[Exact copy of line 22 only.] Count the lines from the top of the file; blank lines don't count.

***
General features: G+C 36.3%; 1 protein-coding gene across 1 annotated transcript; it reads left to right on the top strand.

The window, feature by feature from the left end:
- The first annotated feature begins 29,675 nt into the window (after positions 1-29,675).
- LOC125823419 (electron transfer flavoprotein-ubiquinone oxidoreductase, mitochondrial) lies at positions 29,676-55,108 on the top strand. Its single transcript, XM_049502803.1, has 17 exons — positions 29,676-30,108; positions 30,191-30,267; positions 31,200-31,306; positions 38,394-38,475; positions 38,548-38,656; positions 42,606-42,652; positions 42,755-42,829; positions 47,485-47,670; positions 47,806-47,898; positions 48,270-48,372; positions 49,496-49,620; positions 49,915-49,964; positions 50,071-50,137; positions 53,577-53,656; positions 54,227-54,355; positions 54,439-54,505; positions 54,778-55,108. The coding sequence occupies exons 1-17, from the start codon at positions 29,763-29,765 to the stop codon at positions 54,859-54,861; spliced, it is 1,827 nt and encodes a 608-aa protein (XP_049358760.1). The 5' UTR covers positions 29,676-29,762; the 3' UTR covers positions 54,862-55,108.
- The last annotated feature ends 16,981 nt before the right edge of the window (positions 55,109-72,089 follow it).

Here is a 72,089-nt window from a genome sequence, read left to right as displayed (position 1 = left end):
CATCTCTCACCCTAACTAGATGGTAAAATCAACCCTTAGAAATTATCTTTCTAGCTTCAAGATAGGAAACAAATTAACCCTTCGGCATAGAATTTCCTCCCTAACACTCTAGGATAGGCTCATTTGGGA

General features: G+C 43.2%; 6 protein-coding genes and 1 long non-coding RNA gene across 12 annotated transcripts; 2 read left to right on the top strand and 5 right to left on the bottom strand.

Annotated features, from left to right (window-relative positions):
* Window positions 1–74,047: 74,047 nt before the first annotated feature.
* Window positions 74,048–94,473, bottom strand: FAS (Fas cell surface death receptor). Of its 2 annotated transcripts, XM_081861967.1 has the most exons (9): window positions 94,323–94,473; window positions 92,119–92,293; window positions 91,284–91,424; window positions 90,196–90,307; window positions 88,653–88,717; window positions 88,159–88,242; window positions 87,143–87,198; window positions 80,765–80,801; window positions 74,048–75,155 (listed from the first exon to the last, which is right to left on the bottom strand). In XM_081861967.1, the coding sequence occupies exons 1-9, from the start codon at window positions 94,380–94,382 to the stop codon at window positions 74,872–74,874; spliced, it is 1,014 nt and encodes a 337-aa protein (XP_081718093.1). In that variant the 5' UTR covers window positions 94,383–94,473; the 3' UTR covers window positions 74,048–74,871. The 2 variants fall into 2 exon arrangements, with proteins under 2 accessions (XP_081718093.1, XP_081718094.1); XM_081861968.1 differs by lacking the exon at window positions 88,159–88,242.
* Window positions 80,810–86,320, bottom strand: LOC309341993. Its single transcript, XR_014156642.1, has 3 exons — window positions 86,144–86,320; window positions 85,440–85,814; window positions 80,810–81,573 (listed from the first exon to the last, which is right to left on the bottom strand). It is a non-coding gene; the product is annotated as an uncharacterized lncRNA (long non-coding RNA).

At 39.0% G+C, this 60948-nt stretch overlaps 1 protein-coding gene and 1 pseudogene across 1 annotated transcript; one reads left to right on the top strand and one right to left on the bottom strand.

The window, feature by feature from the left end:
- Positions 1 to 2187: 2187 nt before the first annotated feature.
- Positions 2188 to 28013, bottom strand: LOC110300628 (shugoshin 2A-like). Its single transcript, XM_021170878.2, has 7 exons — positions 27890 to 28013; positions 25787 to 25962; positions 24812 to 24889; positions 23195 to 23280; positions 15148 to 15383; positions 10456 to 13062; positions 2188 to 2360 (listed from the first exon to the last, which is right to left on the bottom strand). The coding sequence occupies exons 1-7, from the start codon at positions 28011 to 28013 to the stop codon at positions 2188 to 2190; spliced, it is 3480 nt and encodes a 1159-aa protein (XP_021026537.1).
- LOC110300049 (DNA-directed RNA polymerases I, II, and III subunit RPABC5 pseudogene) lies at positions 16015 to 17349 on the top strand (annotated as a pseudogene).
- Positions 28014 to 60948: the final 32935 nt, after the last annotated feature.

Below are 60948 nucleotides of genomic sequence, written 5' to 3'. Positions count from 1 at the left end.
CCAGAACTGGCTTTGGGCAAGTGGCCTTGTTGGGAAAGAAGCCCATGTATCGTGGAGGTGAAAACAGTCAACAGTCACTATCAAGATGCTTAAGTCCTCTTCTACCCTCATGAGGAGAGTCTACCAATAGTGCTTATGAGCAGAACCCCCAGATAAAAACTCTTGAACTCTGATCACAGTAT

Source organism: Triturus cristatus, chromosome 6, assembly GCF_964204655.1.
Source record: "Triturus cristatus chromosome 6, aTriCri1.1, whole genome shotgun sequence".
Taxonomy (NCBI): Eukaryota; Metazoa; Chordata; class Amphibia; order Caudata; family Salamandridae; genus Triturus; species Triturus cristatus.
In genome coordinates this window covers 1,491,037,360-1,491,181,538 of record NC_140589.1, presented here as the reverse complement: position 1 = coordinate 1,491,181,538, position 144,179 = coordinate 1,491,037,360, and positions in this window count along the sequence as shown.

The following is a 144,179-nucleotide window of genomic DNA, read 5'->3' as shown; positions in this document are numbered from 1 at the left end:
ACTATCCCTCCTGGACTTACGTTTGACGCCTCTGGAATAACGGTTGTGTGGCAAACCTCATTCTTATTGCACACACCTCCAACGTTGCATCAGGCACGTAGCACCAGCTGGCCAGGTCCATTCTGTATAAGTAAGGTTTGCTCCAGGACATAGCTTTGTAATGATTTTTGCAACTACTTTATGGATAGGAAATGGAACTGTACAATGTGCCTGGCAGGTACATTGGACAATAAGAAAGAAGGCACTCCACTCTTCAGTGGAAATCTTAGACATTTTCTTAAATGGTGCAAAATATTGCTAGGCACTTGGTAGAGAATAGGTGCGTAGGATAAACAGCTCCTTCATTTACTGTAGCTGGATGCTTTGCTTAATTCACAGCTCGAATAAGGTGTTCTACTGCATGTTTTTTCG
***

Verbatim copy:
Source record: "Triturus cristatus chromosome 6, aTriCri1.1, whole genome shotgun sequence".